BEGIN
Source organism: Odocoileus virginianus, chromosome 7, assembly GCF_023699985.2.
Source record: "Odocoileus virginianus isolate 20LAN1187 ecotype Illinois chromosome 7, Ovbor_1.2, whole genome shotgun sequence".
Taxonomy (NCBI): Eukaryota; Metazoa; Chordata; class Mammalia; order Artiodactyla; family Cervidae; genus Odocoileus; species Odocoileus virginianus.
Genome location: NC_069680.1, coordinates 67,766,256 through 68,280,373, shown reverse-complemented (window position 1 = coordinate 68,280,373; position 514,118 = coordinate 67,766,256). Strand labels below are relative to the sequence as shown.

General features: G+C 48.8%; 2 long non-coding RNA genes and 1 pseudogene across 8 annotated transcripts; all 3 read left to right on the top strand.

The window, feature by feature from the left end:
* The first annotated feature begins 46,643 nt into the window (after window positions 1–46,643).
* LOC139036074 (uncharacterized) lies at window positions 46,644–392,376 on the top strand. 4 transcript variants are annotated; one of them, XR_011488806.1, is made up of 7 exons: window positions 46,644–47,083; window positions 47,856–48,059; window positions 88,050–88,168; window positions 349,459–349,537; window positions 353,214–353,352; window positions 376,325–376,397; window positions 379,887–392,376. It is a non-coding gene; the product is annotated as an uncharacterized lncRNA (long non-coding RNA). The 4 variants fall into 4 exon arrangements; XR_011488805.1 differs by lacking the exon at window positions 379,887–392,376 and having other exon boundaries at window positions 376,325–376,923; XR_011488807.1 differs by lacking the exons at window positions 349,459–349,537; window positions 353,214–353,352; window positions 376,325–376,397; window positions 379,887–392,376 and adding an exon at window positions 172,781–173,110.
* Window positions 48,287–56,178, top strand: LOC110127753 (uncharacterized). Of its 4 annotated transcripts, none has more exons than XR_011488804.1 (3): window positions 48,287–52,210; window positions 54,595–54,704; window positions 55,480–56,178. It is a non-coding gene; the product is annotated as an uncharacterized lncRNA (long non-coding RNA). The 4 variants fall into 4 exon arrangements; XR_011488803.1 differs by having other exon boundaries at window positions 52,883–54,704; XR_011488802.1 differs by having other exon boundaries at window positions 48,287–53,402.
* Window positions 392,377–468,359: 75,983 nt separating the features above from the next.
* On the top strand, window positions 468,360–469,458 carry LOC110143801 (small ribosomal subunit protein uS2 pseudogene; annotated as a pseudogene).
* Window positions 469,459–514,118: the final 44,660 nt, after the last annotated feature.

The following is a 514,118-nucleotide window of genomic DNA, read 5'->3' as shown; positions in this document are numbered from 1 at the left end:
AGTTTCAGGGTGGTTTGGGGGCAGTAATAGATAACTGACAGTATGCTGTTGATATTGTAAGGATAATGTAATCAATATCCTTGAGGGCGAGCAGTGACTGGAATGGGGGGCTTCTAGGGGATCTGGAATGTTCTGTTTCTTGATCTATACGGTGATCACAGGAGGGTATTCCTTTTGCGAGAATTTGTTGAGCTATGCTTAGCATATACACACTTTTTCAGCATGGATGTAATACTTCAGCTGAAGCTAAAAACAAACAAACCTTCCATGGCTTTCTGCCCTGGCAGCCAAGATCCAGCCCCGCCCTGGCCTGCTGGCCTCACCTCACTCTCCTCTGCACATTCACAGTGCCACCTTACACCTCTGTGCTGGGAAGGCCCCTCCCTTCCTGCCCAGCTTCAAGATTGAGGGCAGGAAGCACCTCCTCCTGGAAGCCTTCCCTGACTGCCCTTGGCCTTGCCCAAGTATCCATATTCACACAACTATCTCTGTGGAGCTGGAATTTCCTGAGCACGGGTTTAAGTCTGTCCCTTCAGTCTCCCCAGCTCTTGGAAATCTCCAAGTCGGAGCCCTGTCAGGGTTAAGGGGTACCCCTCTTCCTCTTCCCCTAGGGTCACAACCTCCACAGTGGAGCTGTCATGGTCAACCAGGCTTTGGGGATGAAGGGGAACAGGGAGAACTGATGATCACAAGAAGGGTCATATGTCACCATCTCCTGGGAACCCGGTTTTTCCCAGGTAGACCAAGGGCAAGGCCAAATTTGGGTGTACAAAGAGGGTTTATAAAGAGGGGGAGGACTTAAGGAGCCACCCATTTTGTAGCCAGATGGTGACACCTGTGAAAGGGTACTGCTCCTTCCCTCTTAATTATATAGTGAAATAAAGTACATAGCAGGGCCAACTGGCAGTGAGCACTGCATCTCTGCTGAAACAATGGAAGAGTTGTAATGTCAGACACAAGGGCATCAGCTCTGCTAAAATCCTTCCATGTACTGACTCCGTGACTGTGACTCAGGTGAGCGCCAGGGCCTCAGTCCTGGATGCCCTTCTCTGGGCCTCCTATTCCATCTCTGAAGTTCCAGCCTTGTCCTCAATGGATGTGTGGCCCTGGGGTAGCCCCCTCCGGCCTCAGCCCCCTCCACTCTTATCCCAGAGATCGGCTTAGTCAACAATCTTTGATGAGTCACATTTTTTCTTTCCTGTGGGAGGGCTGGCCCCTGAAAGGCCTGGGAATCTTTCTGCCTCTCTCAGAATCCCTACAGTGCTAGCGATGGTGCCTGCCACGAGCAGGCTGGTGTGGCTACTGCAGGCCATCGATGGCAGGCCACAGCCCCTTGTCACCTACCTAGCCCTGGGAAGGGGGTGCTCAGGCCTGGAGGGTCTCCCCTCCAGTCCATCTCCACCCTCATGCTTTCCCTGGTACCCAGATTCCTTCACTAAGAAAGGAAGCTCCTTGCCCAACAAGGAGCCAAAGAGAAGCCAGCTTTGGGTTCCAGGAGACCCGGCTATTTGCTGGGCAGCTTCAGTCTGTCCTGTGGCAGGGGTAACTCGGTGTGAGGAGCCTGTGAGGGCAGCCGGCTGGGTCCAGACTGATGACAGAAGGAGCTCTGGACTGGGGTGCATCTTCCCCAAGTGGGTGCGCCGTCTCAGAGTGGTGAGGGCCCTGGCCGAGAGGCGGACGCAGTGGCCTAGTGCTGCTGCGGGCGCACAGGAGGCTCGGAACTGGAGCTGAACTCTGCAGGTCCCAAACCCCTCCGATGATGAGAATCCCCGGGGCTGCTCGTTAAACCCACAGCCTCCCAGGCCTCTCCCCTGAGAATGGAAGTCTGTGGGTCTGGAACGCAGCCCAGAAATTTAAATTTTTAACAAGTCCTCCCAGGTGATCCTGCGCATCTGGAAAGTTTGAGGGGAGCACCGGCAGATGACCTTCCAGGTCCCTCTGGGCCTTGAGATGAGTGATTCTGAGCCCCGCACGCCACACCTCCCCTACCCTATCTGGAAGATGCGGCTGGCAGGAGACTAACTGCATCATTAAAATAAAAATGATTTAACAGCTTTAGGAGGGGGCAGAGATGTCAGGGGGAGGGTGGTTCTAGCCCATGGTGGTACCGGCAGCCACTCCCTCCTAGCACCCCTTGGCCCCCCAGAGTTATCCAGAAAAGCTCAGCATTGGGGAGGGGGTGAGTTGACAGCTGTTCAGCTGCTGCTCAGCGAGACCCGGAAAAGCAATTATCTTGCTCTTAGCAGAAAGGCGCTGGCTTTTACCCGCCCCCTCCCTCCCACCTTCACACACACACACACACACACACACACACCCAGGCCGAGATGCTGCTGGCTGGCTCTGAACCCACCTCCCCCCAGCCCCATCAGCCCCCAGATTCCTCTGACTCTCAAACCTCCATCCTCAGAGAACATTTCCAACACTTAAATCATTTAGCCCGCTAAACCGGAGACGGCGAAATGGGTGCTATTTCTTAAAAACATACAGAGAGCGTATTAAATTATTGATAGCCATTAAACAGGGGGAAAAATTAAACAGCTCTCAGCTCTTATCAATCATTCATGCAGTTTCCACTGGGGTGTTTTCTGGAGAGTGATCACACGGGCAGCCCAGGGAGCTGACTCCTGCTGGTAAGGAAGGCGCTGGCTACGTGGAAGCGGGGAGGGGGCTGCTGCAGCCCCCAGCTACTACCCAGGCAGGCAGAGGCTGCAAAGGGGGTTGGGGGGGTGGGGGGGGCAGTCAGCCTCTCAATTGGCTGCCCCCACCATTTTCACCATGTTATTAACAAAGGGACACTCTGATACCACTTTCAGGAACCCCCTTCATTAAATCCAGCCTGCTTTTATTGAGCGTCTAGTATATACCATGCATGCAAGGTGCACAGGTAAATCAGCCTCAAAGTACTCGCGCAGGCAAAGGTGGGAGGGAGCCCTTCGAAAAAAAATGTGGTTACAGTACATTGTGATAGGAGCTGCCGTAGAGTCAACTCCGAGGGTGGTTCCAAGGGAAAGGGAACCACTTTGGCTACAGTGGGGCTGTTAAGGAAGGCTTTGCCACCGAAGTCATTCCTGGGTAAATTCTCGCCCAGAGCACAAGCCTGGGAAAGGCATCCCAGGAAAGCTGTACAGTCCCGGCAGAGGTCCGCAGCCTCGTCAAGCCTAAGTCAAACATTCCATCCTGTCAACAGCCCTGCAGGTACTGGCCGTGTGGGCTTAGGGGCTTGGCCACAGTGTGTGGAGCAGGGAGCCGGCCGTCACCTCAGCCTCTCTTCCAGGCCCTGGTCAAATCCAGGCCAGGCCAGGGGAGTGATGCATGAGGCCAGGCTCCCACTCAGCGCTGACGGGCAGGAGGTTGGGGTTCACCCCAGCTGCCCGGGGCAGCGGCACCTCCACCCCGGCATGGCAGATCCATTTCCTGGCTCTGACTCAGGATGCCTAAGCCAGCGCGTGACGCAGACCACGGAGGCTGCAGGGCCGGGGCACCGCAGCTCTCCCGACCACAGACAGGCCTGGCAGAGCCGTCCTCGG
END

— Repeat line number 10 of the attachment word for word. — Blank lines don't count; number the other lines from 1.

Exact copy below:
* Window positions 392,377–468,359: 75,983 nt separating the features above from the next.